Commerce.gov is getting a facelift soon. See the new design.
Syndicate content

Blog Category: Patent and Trademark Office

Commerce Secretary Penny Pritzker Supports IP Protection at Commemoration of 700,000th Design Patent

Commerce Secretary Penny Pritzker and a student at the Langdon Education Campus explore a LeapFrog handheld device, the 700,000th design patent awarded by the United States Patent and Trademark Office

Intellectual property protections are essential to helping unlock American innovation. Patents and trademarks give entrepreneurs the confidence and security they need to invest in new R&D, new businesses, and new employees. That confidence and security translates into $5 trillion of economic output at year -- a 2012 Commerce Department study found that industries that rely most heavily on IP protections support 40 million U.S. jobs and more than one-third of GDP. In order to help create the conditions for economic growth, the Commerce Department is making the country’s IP laws work even better.  

As part of these efforts, U.S. Secretary of Commerce Penny Pritzker joined USPTO Deputy Director Michelle Lee and Commissioner for Patents Peggy Focarino today for a ceremony commemorating the 700,000th design patent. The patent was assigned to LeapFrog Enterprises, Inc. for the design of “Leapster Explorer,” a hand-held learning and play device for 4-to-9-year-olds, featuring a touch screen and 3D graphics.  At the ceremony, which took place at the Langdon Education Campus in Washington, DC, Secretary Pritzker and Deputy Director Lee presented the patent to Leapfrog Senior Vice President and General Counsel Robert Lattuga. 

Every day, USPTO is awarding more utility and design patents to entrepreneurs and businesses to help them grow, innovate, and compete. Last year alone, USPTO issued 22,000 applications for design patents, an 8 percent increase over the previous year.  A design consists of the visual, ornamental characteristics embodied in or applied to an article of manufacture. Applications in this area cover designs of computer equipment, cell phones and other handheld electronic devices, such as the Leapfrog Design Patent Number 700,000. 

The Obama Administration has been a strong supporter of efforts to make the patent system works more efficiently. President Obama recently announced a number of new executive actions to increase transparency in patent ownership, provide more training to patent examiners, and help inventors and small business owners who unexpectedly find themselves facing patent litigation.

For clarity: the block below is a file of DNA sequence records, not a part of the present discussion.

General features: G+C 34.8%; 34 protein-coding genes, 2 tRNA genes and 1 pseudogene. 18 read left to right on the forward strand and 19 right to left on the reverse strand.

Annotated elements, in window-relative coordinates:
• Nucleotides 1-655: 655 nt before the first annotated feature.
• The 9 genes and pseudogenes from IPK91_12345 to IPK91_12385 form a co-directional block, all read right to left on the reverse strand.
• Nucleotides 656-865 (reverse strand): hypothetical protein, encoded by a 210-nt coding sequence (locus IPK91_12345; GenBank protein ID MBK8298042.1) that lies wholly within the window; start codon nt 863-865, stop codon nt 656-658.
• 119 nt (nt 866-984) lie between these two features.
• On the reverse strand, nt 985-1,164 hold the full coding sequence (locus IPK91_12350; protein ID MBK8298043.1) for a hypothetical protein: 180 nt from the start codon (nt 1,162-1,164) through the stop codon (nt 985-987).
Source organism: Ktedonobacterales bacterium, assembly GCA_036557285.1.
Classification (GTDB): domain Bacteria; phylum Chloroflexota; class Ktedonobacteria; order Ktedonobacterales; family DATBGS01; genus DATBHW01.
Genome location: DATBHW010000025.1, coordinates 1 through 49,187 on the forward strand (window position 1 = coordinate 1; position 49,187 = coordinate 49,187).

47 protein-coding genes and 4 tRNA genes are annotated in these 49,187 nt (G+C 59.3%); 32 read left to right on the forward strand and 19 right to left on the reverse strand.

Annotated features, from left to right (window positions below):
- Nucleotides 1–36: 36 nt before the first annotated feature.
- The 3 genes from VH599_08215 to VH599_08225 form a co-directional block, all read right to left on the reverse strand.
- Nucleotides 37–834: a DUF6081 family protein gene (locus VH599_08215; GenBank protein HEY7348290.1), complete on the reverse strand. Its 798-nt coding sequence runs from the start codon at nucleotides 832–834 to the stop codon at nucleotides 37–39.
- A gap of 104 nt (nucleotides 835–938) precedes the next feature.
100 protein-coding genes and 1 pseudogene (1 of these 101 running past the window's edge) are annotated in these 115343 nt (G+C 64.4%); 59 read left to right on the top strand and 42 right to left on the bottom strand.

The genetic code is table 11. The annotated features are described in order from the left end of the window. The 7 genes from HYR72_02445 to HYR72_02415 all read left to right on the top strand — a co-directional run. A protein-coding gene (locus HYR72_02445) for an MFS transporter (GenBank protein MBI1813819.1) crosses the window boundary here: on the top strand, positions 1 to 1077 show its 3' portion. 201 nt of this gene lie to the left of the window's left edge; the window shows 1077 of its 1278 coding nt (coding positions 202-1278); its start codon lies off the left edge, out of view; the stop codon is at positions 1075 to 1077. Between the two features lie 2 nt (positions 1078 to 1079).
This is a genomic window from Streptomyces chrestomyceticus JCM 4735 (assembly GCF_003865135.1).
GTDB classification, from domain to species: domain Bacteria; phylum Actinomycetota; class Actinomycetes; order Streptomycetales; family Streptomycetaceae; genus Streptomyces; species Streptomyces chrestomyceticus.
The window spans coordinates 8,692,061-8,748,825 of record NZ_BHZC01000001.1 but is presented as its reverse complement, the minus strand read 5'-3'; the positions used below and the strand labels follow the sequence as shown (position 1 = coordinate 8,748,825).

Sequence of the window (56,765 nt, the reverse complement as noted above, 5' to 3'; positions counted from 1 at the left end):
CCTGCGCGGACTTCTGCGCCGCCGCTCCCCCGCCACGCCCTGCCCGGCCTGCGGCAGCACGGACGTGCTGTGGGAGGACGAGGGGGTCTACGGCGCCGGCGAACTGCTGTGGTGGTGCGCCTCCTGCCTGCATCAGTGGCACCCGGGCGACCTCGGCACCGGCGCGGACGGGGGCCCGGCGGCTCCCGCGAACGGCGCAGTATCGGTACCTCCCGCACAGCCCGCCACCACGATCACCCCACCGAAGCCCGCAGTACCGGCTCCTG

At today’s ceremony, USPTO also announced a new Intellectual Property patch for Girl Scouts in the National Capital Region (GSCNC). The new patch was developed as a joint project between the GSCNC and the USPTO, in collaboration with the Intellectual Property Owners Education Foundation (IPO). The patch is designed to support curriculum and activities that increase understanding of IP, especially as it relates to the fields of science, technology, engineering and math (STEM).

Department of Commerce releases FY 2014-2018 Strategic Plan

Plan priorities are in direct alignment with the Department’s “Open for Business Agenda”

Today the Department of Commerce released its Strategic Plan for fiscal years 2014 to 2018. The five-year plan, along with the recently released FY15 budget, provides the pathway for meeting the Department’s long-term goals and objectives. The plan, summarizes the key strategies and initiatives that will drive progress in the Department’s five priority areas:

  • Trade and Investment. Expanding the U.S. economy through increased exports and foreign direct investment that leads to more and better American jobs.
  • Innovation. Fostering a more innovative U.S. economy—one that is better at inventing, improving, and commercializing products and technologies that lead to higher productivity and  competitiveness.
  • Data. Improve government, business, and community decisions and knowledge by transforming Department data capabilities and supporting a data-enabled economy.
  • Environment. Ensuring communities and businesses have the necessary information, products, and services to prepare for and prosper in a changing environment.
  • Operational Excellence. Delivering better services, solutions, and outcomes that benefit the American people.

The creation of the strategic plan was a collaborative effort involving staff from every Department of Commerce bureau and serves as a foundation for economic growth and opportunity. The plan is in direct alignment with the  “Open for Business Agenda,” which reflects the Department’s role as the voice of business, and the Administration’s focus on economic growth and job creation. Department leaders and employees will use this plan to transform strategies into actions, and actions into results.

Read a summary of the plan or the entire plan.

Files

Spotlight on Commerce: Joyce Ward, U.S. Patent and Trademark Office

Spotlight on Commerce: Joyce Ward, U.S. Patent and Trademark Office

Ed. note: This post is part of the Spotlight on Commerce series highlighting members of the Department of Commerce and their contributions to an Economy Built to Last.

Guest blog post by Joyce Ward, U.S. Patent and Trademark Office